Show battle between the Chevalier de Saint Georges and d'Éon in women's clothes on April 9, 1787 in Carlton House

In 1785 he again moved to England. As a result of the French Revolution , d'Éon lost his pension, so that he was forced to earn his living by selling his valuable library and through public fencing duels in women's clothes, which he held until he was seriously wounded in 1796. But he offered to set up and lead a women's regiment in support of the French Revolution, which was refused despite Lazare Carnot's advocacy. His last years he lived with a widow named Cole. In 1779 he had a friend print memoirs. In 1805 he began to write his autobiography, but it appeared only posthumously. He received a pension from the British Queen Sophie Charlotte von Mecklenburg-Strelitz , whom he had known since his trip to Russia in 1756. He died in London in 1810 at the age of 81.

The sexologist Havelock Ellis coined in the early 20th century d'with reference to Chevalier Éon the term "Eonismus" for that time so-called " transvestite tendencies"; today one would use the term " transgender " for it.


  • Éloge du comte d'Ons-en-Bray in: L'Année littéraire. 1753
  • Essai historique sur les différentes situations financières de la France sous le règne de Louis XIV . Ballard 1753.
  • Mémoire sur l'utilité de la culture des mûriers et de l'éducation des vers à soie en France . Paris 1758.
  • Les Loisirs du chevalier d'Éon de Beaumont, ancien ministre plénipotentiaire de France, ses divers sujets importants d'administration, etc. pendant son séjour en Angleterre, 13 volumes . Amsterdam 1774. 13 vol.
  • Lettres, Mémoires & Négociations particulières du Chevalier d'Eon, Ministre Plénipotentiaire de France . London 1764.
  • Mémoires du chevalier d'Éon. Le mystère de sa vie. Edited by Frédéric Gaillardet. 2 vols. Paris 1836. New edition as reprint Paris 1998.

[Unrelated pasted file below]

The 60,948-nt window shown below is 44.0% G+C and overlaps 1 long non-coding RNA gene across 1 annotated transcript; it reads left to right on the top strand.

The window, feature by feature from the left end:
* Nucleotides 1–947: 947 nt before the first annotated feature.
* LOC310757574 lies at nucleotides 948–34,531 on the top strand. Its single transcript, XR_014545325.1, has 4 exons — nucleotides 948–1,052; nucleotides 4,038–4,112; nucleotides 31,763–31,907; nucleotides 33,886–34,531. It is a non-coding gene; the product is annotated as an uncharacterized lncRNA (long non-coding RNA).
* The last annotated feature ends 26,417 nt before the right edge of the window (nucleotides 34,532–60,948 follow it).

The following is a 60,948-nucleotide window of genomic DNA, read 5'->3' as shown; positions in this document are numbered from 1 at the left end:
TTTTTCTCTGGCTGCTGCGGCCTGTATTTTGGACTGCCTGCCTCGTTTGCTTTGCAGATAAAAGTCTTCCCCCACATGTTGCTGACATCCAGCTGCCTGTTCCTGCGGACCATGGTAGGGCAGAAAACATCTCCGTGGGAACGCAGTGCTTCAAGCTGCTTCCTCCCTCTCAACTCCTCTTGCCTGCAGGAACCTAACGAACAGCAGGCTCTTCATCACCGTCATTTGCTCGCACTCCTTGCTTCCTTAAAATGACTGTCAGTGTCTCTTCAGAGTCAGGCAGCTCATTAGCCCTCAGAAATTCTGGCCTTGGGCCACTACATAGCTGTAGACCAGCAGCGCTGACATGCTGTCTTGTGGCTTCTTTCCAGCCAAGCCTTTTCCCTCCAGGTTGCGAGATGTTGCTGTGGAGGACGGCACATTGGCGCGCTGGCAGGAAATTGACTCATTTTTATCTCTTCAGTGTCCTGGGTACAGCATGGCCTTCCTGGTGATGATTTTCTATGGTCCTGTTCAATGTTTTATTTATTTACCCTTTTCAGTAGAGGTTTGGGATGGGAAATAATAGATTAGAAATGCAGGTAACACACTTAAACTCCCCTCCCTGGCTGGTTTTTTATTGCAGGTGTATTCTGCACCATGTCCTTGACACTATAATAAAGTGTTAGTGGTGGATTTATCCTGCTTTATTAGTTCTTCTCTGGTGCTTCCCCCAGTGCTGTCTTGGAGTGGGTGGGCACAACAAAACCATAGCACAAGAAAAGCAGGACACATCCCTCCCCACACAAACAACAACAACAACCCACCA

• Chevalier and Chevalière d'Eon. The diplomat in women's clothes . Heidenheimer Verlagsanstalt, Heidenheim / Brenz 1971. (Adventurous CVs. Vol. 10). ISBN 3-87971-039-2 . Abridged edition of the previous work.


  • Friedrich Bülau : puzzling people and mysterious stories . Bernina-Verlag, Leipzig 1937 (French edition, Vol. 1 online here: [1] )
  • Eberhard Cyran: Masquerade of Power. Courtly fates in the gallant century . Salzer-Verlag, Heilbronn 1995, ISBN 3-7936-0337-7 .
  • Gary Kates: Monsieur d'Eon is a woman. The story of an intrigue ("Monsieur d'Eon is a woman"). Verlag Klein, Hamburg 1996, ISBN 3-89521-035-8 .
  • Edna Nixon: The royal spy. The strange case of chevalier d'Eon . Heinemann, London 1966.
  • Janusz Piekałkiewicz : World history of espionage . Komet-Verlag, Munich 2000, ISBN 3-933366-31-3 .
  • Pierre Pinsseau: L'etrange destinée du chevalier d'Eon . Edition Clavreuil, Paris 1945.
  • John B. Telfer: The strange career of the Chevalier d'Eon de Beaumont . Longmans, London 1885.
  • Ernest A. Vizetelly: The true story of the chevalier d'Eon. His experiences and his metamorphoses in France, Russia, Germany and England . Tylston, Edwardson & Marsden, London 1895.

Web links

Commons : Chevalier d'Éon  - Collection of images, videos and audio files


  1. allegedly he gained entry in women's clothes and also became her lover
  2. ^ William R. Denslow, Harry S. Truman: 10,000 Famous Freemasons from A to J, Part One , Kessinger Publishing, ISBN 1-4179-7578-4 .
  3. According to Cyran, his former Russian lover Nadege, who had been exiled to Siberia at Elizabeth's instigation, and for whom he sought in vain for a long time. He is said to have had a child with her.